They grabbed spray cans, gave themselves nick-names, and hit the streets, plastering walls in the suburbs with tags and names as a way of reaching out to others interested in what was then still very much an underground sub-culture.

“I was interested in breakdance, in graffiti, and as it was something that was not very developed in Geneva… we were putting our names on the walls all over the place and that allowed others who were doing the same thing to know we were there,” said Mike who was 14 when he first became interested in graffiti.

“There was a side to it that was a bit ego, another that was a bit territorial.”

Others went for the big stuff, with the abundance of wall space along the barriers of the country’s major trains lines in Zurich and Basel becoming renowned across Europe for the inherent creativity in the graffiti emerging there.

“Especially Basel, with the really big train line, which was illegal but people painted there for a couple of hours at night, doing really big murals,” said Dogan, who cited US films such as 1983’s Style Wars as a catapult for launching the graffiti culture in Europe.

Swiss style

For Zurich-based installation artist Ata Bozaci aka Toast, the early scene in Basel was a “graffiti mecca” where writers such as Sigi von Koeding aka Dare first began to make a name for themselves.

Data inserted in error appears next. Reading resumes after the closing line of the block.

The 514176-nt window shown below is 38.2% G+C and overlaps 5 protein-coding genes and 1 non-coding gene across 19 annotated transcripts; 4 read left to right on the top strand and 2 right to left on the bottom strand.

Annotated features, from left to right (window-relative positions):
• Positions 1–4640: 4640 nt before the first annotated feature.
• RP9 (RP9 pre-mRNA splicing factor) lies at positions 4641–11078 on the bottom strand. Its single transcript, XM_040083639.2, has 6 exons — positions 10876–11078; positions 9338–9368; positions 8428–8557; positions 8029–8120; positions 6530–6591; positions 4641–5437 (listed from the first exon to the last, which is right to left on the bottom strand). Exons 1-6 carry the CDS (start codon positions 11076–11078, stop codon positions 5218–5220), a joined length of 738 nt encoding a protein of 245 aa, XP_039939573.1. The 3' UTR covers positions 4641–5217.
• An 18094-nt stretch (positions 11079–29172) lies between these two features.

“The graffiti community was small and concise. Therefore city-typical styles developed like the Berlin and Dortmund style,” said Bozaci. “The scene in Switzerland was small but innovative.”

For Dogun, Switzerland had a problem in developing its own style because cities were small and lacking in the urbanity that larger European cities such as London or Berlin had developed in the post-war period.

“We don’t have old buildings,” Dogun said. “The one big difference is that maybe in the beginning the quality that we had was really high. We have a really educated school system, an educated design feeling, and that’s why a lot of good graffiti artists came out from Switzerland and earned that fame worldwide.”